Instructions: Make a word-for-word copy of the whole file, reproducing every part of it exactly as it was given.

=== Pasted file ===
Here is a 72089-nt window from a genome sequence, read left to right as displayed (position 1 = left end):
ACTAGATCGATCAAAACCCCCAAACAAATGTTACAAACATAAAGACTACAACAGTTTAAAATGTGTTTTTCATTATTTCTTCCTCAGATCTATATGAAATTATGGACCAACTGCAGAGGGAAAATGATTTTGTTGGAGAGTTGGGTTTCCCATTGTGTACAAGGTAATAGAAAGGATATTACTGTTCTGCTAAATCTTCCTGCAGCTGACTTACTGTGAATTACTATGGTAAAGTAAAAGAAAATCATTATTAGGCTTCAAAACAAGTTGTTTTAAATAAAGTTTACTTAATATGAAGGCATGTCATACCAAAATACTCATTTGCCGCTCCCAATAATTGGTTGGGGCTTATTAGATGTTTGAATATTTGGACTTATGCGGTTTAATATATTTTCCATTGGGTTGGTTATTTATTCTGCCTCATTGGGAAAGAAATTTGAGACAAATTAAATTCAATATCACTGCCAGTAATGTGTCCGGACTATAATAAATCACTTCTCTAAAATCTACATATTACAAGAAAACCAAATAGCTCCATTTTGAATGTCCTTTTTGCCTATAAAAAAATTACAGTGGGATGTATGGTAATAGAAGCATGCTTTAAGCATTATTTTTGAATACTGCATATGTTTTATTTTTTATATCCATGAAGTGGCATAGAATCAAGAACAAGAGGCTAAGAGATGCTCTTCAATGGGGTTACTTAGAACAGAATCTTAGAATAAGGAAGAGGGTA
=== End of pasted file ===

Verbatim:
Here is a 72089-nt window from a genome sequence, read left to right as displayed (position 1 = left end):
ACTAGATCGATCAAAACCCCCAAACAAATGTTACAAACATAAAGACTACAACAGTTTAAAATGTGTTTTTCATTATTTCTTCCTCAGATCTATATGAAATTATGGACCAACTGCAGAGGGAAAATGATTTTGTTGGAGAGTTGGGTTTCCCATTGTGTACAAGGTAATAGAAAGGATATTACTGTTCTGCTAAATCTTCCTGCAGCTGACTTACTGTGAATTACTATGGTAAAGTAAAAGAAAATCATTATTAGGCTTCAAAACAAGTTGTTTTAAATAAAGTTTACTTAATATGAAGGCATGTCATACCAAAATACTCATTTGCCGCTCCCAATAATTGGTTGGGGCTTATTAGATGTTTGAATATTTGGACTTATGCGGTTTAATATATTTTCCATTGGGTTGGTTATTTATTCTGCCTCATTGGGAAAGAAATTTGAGACAAATTAAATTCAATATCACTGCCAGTAATGTGTCCGGACTATAATAAATCACTTCTCTAAAATCTACATATTACAAGAAAACCAAATAGCTCCATTTTGAATGTCCTTTTTGCCTATAAAAAAATTACAGTGGGATGTATGGTAATAGAAGCATGCTTTAAGCATTATTTTTGAATACTGCATATGTTTTATTTTTTATATCCATGAAGTGGCATAGAATCAAGAACAAGAGGCTAAGAGATGCTCTTCAATGGGGTTACTTAGAACAGAATCTTAGAATAAGGAAGAGGGTA